Host Ricky Gervais had this quip in his opening monologue: "If you do win tonight, remember that no one cares about that award as much as you do... that award is, no offence, worthless."
The British comedian is right - up to a point. Ever since Gervais refused to take the event seriously when he first hosted it in 2011, the night itself has seen its respectability drop several rungs.
While the evening is now viewed as a boozy shindig with winners selected by a cabal of starstruck journalists, the awards still matter.
In a town when you are only worth as much as your last picture, prizes are a valued currency, even ones that "some confused old journalist wanted to give you to meet you in person and take a selfie", as Gervais said from the podium on Sunday.
Studios especially want prizes and spend millions on campaigns targeting voters. Awards lend a sheen of prestige to studios, which attracts talented directors and actors, and talent attracts audiences.
Some of the applause of the night was heard when Leonardo DiCaprio's name was announced as Best Actor in a drama. Not because he has never won - he earned a Best Actor prize (comedy or musical) in 2014 for his role in The Wolf Of Wall Street (2013) - but because the winner in the drama category stands a good chance of winning the Best Actor award at the Academy Awards.
DiCaprio has been nominated five times for an Oscar, and has never won.
The Best Actor Golden Globe-Oscar connection held true for last year's winner Eddie Redmayne (The Theory Of Everything, 2014). And true for actors in 2013 (Matthew McConaughey, Dallas Buyers Club, 2012) and 2012 (Daniel Day-Lewis, Lincoln, 2011), and except for a few gaps, for more years before that.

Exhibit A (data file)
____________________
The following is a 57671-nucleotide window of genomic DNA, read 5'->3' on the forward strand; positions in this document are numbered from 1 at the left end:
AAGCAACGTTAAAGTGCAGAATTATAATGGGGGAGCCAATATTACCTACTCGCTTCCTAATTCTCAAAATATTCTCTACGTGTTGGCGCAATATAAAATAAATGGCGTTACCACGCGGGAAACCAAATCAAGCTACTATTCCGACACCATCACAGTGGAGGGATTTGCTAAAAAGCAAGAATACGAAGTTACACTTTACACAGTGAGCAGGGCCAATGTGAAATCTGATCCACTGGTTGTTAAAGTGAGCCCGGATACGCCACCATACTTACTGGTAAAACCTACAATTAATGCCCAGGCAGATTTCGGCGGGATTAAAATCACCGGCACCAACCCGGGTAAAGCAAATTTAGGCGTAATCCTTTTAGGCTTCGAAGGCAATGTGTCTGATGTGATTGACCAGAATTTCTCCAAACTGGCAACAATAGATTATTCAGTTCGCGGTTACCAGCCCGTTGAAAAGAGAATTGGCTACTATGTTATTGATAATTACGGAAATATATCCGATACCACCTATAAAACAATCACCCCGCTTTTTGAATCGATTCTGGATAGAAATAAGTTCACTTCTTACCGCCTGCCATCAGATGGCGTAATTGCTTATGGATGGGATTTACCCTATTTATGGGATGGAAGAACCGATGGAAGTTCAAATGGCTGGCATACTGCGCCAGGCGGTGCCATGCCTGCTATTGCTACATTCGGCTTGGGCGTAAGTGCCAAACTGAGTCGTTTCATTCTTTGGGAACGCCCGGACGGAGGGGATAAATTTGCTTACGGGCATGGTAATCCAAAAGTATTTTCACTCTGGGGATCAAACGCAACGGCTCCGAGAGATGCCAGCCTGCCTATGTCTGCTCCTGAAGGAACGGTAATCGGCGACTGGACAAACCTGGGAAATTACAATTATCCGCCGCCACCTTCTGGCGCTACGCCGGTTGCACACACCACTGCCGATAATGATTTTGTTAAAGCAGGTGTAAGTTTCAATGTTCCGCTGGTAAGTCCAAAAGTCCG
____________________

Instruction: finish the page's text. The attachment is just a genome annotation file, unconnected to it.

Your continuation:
That link holds true for the Globes' Best Actress (drama) category. Winner Brie Larson (Room, 2015) stands a good chance of picking up a Best Actress Oscar, following in the footsteps of Julianne Moore (Still Alice, 2014), Cate Blanchett (Blue Jasmine, 2013), and Meryl Streep (The Iron Lady, 2010) and several others.
But the connections in the other categories are weaker. The Best Director (motion picture) winner of last night, Alejandro Gonzalez Inarritu (The Revenant, 2015) won an Oscar last year for Birdman (2014), but whether he will win again for his DiCaprio-starring survival story is uncertain. After all, Richard Linklater won the Best Director prize (Boyhood, 2013) at the Globes last year only to lose to Inarritu.
It is the same for the Best Picture prize at the Globes. Boyhood won it last year, but in a perfect tit-for-tat, was snubbed at the Oscars in favour of Inarritu's Birdman. 12 Years A Slave (2012) and Argo (2011) picked up Best Picture prizes at both shows, but such correlations happen roughly 50 per cent of the time in other years.
The bottom line is that the Golden Globes are not that good an indicator of anything other than Hollywood's ability to enjoy itself, through free alcohol, rubbing shoulders with other A-listers and swag.
Gervais being invited to come back because of his popularity with the audience, despite his acid tongue, proves that Hollywood can handle anything. Except losing viewers.